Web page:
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EPS question again.

Denisebeverly
my eps files are close to 40 mb if i resize with bicubic and make them 1000X1000 it makes the file a manageable file almost 3 mb. is this acceptable?



i really do not know the best size or best way to resize for these files. i have quite a few but haven't got them as additional formats yet.



the 2 i have on are the really large files but i tend to think there must be a more acceptable file size
Illustrations Daz and Photoshop
Posted: 11/22/2006, 23:04:45 PM
Missb

Originally posted by Denisebeverly:
Quoted Message: my eps files are close to 40 mb if i resize with bicubic and make them 1000X1000 it makes the file a manageable file almost 3 mb. is this acceptable?



i really do not know the best size or best way to resize for these files. i have quite a few but haven't got them as additional formats yet.



the 2 i have on are the really large files but i tend to think there must be a more acceptable file size




Does it really matter what size the file has when it is a vector file? A big file takes more space in the Dreamstime server. Anyway it is the customer who buys the picture you should worry about. If the customer uses Illustator there is no problem with a smaller file.



I think that the EPS file should be bigger than the ordinary one, othervice there is no need to buy one (in case the buyer does not use Illustrator).
lens Photoshop CS4 ...
Posted: 11/30/2006, 06:30:48 AM
Adashi
Admin
Hi,



What program are you using to save the EPS file?



If you are using Photoshop, it is useless to save EPS files, as they will not be vectors, they will simply be very large bitmap files (due to the low compression of the EPS format).



EPS is meant for use when saving with vector software such as Illustrator or CorelDRAW. These programs will output a proper EPS file, which will be resolution independent, and maintain the same quality no matter how much it is scaled (up or down).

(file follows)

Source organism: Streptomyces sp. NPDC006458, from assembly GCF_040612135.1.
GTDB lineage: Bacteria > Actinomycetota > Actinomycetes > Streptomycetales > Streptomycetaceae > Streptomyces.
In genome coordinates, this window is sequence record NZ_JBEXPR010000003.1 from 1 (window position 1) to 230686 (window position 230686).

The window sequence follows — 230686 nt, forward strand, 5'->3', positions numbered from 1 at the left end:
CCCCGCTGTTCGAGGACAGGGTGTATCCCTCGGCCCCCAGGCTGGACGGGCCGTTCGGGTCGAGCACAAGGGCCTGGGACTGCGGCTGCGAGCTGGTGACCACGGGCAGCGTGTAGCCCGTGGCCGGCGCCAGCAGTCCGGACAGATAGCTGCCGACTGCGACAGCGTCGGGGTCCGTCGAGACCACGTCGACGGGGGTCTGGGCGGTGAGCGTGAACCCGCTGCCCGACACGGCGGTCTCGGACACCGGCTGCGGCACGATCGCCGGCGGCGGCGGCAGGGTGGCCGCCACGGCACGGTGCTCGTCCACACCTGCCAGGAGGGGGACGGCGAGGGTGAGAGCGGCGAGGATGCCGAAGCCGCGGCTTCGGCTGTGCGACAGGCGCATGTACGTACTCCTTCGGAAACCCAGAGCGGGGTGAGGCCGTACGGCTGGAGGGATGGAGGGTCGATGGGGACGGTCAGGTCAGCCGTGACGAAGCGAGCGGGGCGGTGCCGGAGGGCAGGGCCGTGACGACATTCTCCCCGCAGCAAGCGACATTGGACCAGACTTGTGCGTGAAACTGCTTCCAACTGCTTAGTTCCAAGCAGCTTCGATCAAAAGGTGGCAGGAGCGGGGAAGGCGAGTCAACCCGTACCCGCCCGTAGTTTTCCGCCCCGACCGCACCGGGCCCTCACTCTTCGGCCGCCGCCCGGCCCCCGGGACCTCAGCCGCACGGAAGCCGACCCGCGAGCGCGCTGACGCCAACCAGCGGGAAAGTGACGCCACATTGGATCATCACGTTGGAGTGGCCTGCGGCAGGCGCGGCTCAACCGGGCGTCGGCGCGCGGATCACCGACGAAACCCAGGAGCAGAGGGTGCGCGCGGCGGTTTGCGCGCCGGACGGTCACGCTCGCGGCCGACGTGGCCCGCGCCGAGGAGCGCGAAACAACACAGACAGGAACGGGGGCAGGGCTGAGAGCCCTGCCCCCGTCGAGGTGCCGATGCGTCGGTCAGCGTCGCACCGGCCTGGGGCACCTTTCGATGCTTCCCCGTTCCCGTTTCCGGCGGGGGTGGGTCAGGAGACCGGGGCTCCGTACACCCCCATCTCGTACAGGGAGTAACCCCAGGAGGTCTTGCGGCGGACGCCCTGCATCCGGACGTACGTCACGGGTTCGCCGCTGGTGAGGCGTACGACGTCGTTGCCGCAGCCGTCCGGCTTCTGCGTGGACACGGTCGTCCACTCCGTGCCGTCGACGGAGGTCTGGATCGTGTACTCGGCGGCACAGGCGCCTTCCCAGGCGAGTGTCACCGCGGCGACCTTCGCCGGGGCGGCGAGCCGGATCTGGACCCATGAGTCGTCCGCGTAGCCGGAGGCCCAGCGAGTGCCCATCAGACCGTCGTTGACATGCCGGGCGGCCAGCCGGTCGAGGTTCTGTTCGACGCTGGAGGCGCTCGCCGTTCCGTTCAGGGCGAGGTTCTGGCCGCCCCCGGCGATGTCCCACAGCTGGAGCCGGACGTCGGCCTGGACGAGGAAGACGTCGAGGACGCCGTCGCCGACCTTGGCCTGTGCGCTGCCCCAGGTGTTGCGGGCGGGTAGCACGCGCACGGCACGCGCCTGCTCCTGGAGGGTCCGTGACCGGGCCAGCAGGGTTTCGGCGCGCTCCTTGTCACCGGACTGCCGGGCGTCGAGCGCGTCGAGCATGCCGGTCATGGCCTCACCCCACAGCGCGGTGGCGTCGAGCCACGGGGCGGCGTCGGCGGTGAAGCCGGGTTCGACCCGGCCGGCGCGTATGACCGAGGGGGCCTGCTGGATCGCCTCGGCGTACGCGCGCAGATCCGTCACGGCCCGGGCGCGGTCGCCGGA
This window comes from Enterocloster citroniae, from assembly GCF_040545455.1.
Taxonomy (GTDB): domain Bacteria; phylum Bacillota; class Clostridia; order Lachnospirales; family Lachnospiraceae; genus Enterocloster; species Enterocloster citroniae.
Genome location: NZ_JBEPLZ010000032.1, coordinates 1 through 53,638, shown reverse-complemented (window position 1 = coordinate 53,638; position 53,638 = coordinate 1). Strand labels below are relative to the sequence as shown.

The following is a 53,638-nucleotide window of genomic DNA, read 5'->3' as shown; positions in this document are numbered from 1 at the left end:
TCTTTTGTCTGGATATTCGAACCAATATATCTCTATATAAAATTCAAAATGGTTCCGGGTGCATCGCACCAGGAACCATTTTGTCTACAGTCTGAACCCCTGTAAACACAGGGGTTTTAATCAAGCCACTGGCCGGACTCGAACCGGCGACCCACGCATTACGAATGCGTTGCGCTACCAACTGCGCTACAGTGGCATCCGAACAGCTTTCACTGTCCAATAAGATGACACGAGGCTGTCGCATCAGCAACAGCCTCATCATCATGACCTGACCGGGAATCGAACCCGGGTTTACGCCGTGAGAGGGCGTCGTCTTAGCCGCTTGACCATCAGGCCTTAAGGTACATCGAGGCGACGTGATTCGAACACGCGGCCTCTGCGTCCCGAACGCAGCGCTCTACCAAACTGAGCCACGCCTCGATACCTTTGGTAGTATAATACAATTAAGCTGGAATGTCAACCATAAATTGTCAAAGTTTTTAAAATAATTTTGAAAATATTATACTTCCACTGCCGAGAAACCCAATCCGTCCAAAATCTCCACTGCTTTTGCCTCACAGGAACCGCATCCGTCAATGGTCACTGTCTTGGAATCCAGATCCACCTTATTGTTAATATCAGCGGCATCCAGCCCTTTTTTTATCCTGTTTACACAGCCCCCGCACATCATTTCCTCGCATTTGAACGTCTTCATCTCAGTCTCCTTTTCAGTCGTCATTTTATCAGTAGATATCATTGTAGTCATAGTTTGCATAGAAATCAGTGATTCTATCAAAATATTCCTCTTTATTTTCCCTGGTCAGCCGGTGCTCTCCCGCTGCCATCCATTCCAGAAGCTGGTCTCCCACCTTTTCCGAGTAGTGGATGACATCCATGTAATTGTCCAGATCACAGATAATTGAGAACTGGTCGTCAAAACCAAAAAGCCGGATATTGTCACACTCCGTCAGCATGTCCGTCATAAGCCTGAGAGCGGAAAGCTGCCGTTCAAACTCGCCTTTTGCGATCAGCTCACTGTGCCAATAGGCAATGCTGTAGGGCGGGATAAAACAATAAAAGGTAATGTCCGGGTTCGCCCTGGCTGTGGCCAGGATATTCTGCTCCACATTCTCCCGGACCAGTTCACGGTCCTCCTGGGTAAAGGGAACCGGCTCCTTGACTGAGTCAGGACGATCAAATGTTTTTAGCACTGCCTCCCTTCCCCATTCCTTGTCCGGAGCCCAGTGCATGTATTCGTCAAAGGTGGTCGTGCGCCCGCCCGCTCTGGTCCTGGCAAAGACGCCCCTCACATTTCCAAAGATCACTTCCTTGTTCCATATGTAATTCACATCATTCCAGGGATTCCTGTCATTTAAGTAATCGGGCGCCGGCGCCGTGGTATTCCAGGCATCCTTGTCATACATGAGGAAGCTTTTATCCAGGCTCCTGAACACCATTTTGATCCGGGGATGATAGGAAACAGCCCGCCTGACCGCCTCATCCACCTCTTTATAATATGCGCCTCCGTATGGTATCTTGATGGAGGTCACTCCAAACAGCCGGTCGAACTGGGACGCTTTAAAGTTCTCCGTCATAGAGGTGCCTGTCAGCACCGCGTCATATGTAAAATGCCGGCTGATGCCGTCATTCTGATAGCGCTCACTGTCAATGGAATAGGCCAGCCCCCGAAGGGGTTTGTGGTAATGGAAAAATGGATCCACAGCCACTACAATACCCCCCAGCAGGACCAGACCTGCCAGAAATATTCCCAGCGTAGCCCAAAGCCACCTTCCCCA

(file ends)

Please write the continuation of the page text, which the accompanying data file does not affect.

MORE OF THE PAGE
EF 100mm 2.8 Macro, Tamron 17-50mm 2.8 Nikon F301, Nikkor 50 1.8, ...
Posted: 11/30/2006, 09:07:12 AM
Ahmadpi
Macromedia Freehand also be able to save as EPS.
Nikon D80 28-75mm f/2.8 70-300mm f/4-5.6 G closeup filters SB-600
Posted: 03/31/2007, 08:02:22 AM
Maigi
Inkscape will do the great job also. Although it's not good to use gradients with it.

All my vectors are saved (and drawn) with Inkscape.

EDITED: ok, I realized, it's an ouuuld thread.

I guess you already manage eps-files well, Denise... :)
Canon 550D, Tamron AF 18-270mm, Canon 50mm, Wacom Intuos4 M, Adobe CS6
Edited: 03/31/2007, 11:08:10 AM
Denisebeverly
no i gave up... i had one accepted and 5 rejected even though i did the same process. i am not doing vectors so as Adashi said in response, it was probably useless anyway. thank though for offering to help
Illustrations Daz and Photoshop
Posted: 04/02/2007, 06:51:27 AM
Yannp
One thing you can try, is saving your EPS with a JPG compression. That's what I do for most of my packaging production. There is very little to no loss of quality and you will make significant saving on the file size. Just make sure that you printer is capable of printing Level 3 post script (we have some china printer that couldn't).



Hope it helps.
mm, 200 mm, 70-300 mm, 28-90mm, 24-105 mm Studio: ProPhoto 600W...
Posted: 04/02/2007, 07:11:55 AM